Summers were long when I was a kid. I always looked forward to school getting out, but it was because I wanted a change in routine, not because I had anything to do besides trying to avoid helping Mom in the house.
One spring, when I was about 12, my dad said, “You can start shingling the corn crib when school’s out.” He had a new shingle hammer for me. It had a handle a little shorter than a regular hammer, but instead of claws on one side, it had a little hatchet blade. That blade was for slicing the wooden shingle into the right width when you came to the edge of the roof. He got bundles of cedar shakes, set the ladder up, and set me to work.
Our corn crib was like every other corn crib on farms at the time. It was made of wood, slightly longer than it was wide, and had an alleyway drive-through in the middle. The alleyway was wide enough and high enough for horses to pull a high-wheeled wooden wagon into it, with room to walk on either side of the wagon. Later, Dad got rubber-tired wagons, and they were a closer fit. You could still squeeze past the tires along the sides.
The corn crib held a lot of memories. We kids played in it when it was empty. The alleyway was cool in the summer. There, I filled many a bucket with ear corn or oats for the chickens, hogs, or whatever was hungry. I was usually elected to help Dad with chores. My sister hated doing chores, and I hated housework, so that’s the way we worked it out.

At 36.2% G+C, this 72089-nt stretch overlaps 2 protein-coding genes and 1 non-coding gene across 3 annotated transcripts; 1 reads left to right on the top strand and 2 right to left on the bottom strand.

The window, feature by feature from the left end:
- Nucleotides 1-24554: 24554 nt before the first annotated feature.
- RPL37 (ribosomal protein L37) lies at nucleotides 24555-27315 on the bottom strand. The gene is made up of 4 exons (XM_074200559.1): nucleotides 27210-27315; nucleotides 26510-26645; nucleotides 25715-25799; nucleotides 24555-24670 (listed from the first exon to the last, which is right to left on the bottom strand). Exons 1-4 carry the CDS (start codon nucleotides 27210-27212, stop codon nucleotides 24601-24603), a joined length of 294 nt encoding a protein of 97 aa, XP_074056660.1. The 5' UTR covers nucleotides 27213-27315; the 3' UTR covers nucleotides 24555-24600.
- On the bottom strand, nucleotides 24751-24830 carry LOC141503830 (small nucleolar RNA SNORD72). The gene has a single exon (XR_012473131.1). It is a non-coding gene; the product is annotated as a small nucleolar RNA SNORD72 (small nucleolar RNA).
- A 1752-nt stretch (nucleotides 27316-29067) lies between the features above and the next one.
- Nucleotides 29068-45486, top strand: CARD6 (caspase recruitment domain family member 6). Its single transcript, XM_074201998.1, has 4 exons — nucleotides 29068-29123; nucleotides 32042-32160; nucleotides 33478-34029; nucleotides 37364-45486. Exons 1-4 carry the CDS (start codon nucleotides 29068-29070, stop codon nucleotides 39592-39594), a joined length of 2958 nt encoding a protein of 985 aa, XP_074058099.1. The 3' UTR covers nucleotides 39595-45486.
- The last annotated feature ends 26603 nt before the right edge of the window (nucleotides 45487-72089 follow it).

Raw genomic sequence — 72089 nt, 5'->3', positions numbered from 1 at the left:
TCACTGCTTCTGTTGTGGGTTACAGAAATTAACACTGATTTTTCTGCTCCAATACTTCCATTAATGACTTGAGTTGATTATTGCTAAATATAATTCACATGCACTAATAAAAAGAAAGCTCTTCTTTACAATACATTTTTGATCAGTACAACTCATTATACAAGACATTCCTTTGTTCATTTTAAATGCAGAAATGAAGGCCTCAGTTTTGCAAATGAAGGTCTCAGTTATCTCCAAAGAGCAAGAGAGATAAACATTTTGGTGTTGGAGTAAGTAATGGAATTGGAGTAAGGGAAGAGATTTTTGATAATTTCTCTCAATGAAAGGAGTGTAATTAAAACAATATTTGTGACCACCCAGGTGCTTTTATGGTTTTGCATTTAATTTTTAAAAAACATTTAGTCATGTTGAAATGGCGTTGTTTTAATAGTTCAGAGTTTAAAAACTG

Dad always used the alleyway to hang freshly butchered animals to cool. The overhead rafters were high enough to hang a side of beef out of reach of the dog or other hungry animals.
The day I started shingling the corn crib, Dad climbed up the ladder with a bundle of cedar shingles, and I followed him. It took awhile for me to get up the ladder. It seemed very high and shaky. Getting from the ladder onto the roof took even longer. There was nothing to hang onto on the roof, and it seemed as slick as a snowbank. I did eventually get up there, and I crawled around, as flat as possible, keeping both hands and both knees in contact with the roof at all times. My shoes had leather soles that were worn shiny from daily trips to and from school on the dirt road, so they were no help in getting a grip on the roof.
Dad showed me how to do the shingling, then he left me to do it by myself. He had a bad back and hip, and kneeling or squatting just wasn’t something he could do for any length of time.
I loved shingling. Up there, I didn’t have to be in the house helping my mom and sister with housework. After I had been working on the corn crib for a day or two, I suddenly realized I was standing up and walking around on the roof as if it were the sidewalk in front of the house. No more crawling. What an amazing discovery! And I wasn’t even thinking about how to get from the ladder onto the roof, I was just doing it! I went up there every day until I got it done.
I learned an important lesson that summer, and it has led me through a lot of things that at first seem hard. Just keep at it, and it will get easier.
Read more reader-submitted summer memories in Memories of Summer Fun.